Non-yield stablecoins dominate the asset class's market. Tether's USDT has a market share of 69%, followed by Circle's USDC. Together, they have a market cap of $143 billion, while the market's total is $161 billion.

Until now, stablecoin projects have focused on rectifying the shortcomings of volatile cryptocurrencies by designing protocols offering stability, 24/7 availability, global access, transparency, and confidence in redeemability. The latter became a key feature of the stablecoin design after the collapse of the Terra Luna project.

Tokens fully backed by U.S. Treasuries are an industry standard now. It is a win-win position: the users of stablecoins are happy to have solid collateral backing, while issuers earn lucrative interest rates.

However, high interest rates and increased competition have prompted the emergence of a new product within the stablecoin asset class that, by distributing yield to its users, goes beyond being a means of payment to also act as a reserve of value.

Paxos, the company that was once the issuer of Binance's BUSD, joined the sector last week when it announced Lift Dollar ($USDL), a new currency pegged to the dollar offering a 5% yearly interest deposited into users' wallets every day.

Another project, Mountain Protocol, has issued about 50 million tokens of the $USDM stablecoin since launching in October 2023. $USDM is backed by short-term U.S. T-Bills and offers a 5% yearly yield. Last week, the project raised $8 million in a Series A round.

Martin Carrica, CEO of Mountain Protocol, believes that "the market share of yield-bearing stablecoins will be 80% to 90% of all stablecoin market share five years from now."

$USDX, $USDA, $USDe, $USDY and $USDX are other yield-bearing stablecoins which have launched over the course of the last year.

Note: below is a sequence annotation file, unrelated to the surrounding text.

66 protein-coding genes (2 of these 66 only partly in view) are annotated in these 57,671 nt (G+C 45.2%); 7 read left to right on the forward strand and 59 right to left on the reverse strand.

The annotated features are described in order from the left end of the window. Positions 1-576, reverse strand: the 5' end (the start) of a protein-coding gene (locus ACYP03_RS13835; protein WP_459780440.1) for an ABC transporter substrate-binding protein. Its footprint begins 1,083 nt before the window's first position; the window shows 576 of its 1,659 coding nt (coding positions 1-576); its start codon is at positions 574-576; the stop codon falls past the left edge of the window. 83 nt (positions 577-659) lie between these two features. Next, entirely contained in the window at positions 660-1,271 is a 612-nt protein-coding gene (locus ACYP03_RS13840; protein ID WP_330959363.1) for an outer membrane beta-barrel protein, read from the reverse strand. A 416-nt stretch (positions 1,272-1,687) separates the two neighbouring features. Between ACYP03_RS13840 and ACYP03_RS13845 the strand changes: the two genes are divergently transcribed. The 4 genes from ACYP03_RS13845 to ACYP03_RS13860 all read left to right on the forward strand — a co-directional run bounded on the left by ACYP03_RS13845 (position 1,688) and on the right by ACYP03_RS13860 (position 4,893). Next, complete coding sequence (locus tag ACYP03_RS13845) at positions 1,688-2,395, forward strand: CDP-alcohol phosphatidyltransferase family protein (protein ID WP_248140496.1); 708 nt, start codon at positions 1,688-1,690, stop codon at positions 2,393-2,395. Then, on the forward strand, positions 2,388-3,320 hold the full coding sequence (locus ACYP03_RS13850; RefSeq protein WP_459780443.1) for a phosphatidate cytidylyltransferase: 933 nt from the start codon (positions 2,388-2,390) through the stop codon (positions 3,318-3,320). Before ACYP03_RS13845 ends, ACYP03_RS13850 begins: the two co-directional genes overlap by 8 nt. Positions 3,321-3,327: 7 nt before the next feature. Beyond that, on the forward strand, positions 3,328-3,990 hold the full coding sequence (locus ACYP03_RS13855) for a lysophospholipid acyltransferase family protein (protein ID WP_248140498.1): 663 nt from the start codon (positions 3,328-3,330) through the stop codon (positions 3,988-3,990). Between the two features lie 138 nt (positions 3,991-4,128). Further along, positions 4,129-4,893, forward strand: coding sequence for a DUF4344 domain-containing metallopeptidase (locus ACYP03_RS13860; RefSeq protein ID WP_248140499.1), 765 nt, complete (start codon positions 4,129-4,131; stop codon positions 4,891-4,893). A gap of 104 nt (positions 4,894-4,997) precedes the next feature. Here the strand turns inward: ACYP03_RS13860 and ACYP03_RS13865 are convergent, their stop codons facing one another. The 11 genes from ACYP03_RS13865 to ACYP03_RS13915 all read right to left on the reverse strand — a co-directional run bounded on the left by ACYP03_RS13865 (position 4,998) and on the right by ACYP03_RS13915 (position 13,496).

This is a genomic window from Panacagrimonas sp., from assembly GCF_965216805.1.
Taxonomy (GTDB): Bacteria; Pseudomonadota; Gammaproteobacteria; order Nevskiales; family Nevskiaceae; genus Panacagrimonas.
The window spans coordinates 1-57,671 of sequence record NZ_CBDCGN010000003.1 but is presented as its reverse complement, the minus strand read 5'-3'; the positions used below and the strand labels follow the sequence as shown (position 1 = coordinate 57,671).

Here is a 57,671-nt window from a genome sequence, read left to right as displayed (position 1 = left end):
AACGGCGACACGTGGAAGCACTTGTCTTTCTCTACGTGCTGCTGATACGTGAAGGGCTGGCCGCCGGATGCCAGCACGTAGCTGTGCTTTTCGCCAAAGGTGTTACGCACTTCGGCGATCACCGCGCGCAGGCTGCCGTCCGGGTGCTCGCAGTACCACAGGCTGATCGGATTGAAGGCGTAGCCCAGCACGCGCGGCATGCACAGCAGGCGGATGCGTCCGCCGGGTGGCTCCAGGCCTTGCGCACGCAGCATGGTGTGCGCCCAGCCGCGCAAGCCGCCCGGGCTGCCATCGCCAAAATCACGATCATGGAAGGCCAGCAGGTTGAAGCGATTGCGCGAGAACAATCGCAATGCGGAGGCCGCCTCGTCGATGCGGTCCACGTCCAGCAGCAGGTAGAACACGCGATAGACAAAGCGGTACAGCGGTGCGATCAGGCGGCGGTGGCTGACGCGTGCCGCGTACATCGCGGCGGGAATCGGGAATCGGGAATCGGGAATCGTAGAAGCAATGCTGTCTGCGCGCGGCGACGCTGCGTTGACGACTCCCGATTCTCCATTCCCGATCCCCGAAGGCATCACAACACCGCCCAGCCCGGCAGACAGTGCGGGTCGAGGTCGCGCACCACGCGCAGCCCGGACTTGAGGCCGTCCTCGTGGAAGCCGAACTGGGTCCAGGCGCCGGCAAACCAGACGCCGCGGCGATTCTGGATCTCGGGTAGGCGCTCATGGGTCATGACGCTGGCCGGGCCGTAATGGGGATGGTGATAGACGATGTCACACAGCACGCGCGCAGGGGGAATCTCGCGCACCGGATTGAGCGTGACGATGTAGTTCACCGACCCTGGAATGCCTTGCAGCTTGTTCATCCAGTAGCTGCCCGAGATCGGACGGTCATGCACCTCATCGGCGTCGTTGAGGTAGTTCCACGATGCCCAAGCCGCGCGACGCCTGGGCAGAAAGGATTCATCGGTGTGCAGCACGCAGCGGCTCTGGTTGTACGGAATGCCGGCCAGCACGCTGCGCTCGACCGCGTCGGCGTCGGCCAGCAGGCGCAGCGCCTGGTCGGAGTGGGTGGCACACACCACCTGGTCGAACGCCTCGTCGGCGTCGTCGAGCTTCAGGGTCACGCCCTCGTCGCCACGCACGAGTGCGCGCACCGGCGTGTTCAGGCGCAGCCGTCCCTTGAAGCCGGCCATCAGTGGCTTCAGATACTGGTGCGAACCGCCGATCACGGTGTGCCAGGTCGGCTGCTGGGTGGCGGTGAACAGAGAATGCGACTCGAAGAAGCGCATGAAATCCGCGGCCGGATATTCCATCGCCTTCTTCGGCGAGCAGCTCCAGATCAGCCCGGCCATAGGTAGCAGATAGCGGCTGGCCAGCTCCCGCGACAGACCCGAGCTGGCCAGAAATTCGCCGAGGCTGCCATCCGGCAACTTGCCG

Not all yield-bearing risk stablecoins are created equally, with the mechanisms that generate interest varying significantly between protocols.

Most projects are simply choosing to pass down the yield they earn through their reserves for owning greenback and short-term government securities. Ondo Finance's $USDY, launched on the Sui blockchain in November 2023, is one of them.

"If you've got, you know, USDC or USDT in there, you're not earning that yield — somebody else is. So you might as well put a yield-bearing dollar in there, it's just much more capital efficient for you," the protocol's COO Justin Schmidt explained in an interview earlier this year.

Other projects opt for having different types of assets in their reserves. However, projects are exploring different models.

From Nic Carter of Castle Island Ventures' perspective, "The status quo we have now where stablecoins have to be backed by short-dated treasuries is a little puzzling. I understand it's a reaction to some of the failures we've seen in the market but I think there's scope for issuers to go towards longer-dated securities that have a better yield characteristic."

The growth of the RWA can also influence the future design of stablecoins as tokenization turns off-chain illiquid wealth into on-chain liquidity, expanding the range of assets that the DeFi projects can use as collateral.

Some projects that also offer a yield to holders are experimenting with managing the peg to fiat currency with on-chain assets. Ethena protocol, which was launched in February, describes itself as the first "Internet Bond" offering a synthetic dollar solution rather than a stablecoin.

Its native stable token, USDe, is backed by "executing automated and programmatic delta-neutral hedges with respect to the underlying backing assets," mainly Ethereum and Bitcoin financial products. This mechanism, together with staking ETH, generates yield, which is then passed down to users.

Stablecoins are useful in serving the needs of millions of users worldwide, and this has led to their becoming the largest asset class in crypto, accounting for over 70% of all transactions in the space. In the past 90 days, their market grew by 11%, with $16.23 billion pouring into fiat-pegged coins.

Consumer appetite for a more advantageous type of stablecoins is big. While fiat currencies didn't have much space to compete and the toolset available for central banks was limited, private issuers have found a vast area for experimentation, and we might observe the emergence of new forms of money from those.

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